Image via WikiCommons

The city itself has a history that spans over 2,800 years, making it one of the oldest cities in the world. A center of culture and arts for centuries, this is the birth place of the internationally acclaimed painter and sculptor Pablo Picasso, famous Hollywood actor Antonio Banderas and Hebrew poet and Jewish philosopher Solomon Ibn Gabirol.

Alcazaba is a Moorish castle from the 11th century and it commands a hill right in the center of town. From the ramparts of the fort, you’ll find superb views of the city and the lush gardens around the property. This is one of the best-preserved castles of its kind in Spain, so don’t miss it. Entrance is €2.10 but free on Sundays.

Picasso Museum should be another place that’s set firmly on your Malaga itinerary. Seeing as the man was born here, it’s no surprise that you find Spain’s best exclusive paintings and exhibitions here. Entrance is €9.

The Roman Theater is situated right under Alcazaba and is open anytime.  Entrance here is free and you can enter the attached building and watch a short film and check out some artifacts as well.

Estepona

Probably our favourite city in the area, Estepona is absolutely stunning. Spend some time exploring the narrow alleyways and stopping in at one of the many restaurants for some tapas and wine. There’s not a ton of stuff to do here, but you can make a stop here as part of a visit to the next town as well.

 

estepona spain

The Orchid House is at the center of some beautiful botanical gardens which were recently developed right in the middle of Estepona. The centerpiece of the garden is a huge glass dome which is home to the Orchid House itself. The entire area is a great place to walk around and enjoy nature complete with a mini lake and waterfalls.

The Paseo is another great place for a walk, but this one is along the sea and caters well for families, couples and solo travellers alike. There are a few climbing areas on the beach, floating play areas, giant chess sets, and pedal boats available in the Summer.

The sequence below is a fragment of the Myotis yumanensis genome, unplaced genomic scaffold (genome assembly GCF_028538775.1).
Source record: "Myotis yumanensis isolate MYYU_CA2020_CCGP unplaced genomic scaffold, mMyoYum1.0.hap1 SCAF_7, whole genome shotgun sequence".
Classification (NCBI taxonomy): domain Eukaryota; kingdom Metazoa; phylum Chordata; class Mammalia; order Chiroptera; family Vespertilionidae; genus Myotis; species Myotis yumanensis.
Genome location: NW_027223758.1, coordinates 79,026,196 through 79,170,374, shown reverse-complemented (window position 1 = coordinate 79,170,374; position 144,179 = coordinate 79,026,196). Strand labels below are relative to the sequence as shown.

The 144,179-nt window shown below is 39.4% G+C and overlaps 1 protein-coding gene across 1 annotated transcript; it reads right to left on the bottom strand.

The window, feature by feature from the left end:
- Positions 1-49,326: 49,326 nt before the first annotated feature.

Ronda

Probably the most dramatic looking town in Andalucia, Ronda is set on a massive gorge, overlooking a cliff and the Andalusian countryside. The gorge makes for an excellent walk, but check the river height before committing to going all the way down to the bottom as it can smell of sewage during dry seasons.

ronda, spain

Puente Nuevo is the large bridge that crosses the gorge and you really can’t miss it. It’s pretty much the jewel of this photogenic town. When you’re on the bridge, check out the small museum and don’t forget to look down, it’s 100 meters to the gorge floor below!

Plaza de Toros is the oldest and one of the most famous bull rings in Spain. In a country with over 100 of these stadiums, that says a lot. You can visit inside of the ring for €6.

Plaza de toros de Ronda
The oldest bullfighting ring in Spain, the Plaza de toros de Ronda.

Banos Arabes is one of the best preserved Roman-style baths in Spain and it’s a place of “purification” for travellers entering the city.  These baths are arguably a bigger claim to Ronda’s fame than Puente Nuevo or Plaza de Toros and definitely shouldn’t be missed by visitors. The name means “Arab Baths” as the Moors of Spain were Muslim and there used to be a mosque next to Banos Arabes.

Granada

No not the Caribbean Grenada where we spend half of the year, this Granada is a city at the base of the stunning Sierra Nevada Mountains and has been inhabited for over 2500 years. While the mountains themselves are home to Spain’s best ski resort in winter, during the summer this area is a mecca for hiking, rock climbing and adventure.

Alhambra is the most famous attraction here. A fortress complex that housed the Moorish Palace for the emirs when the city was under Islamic rule.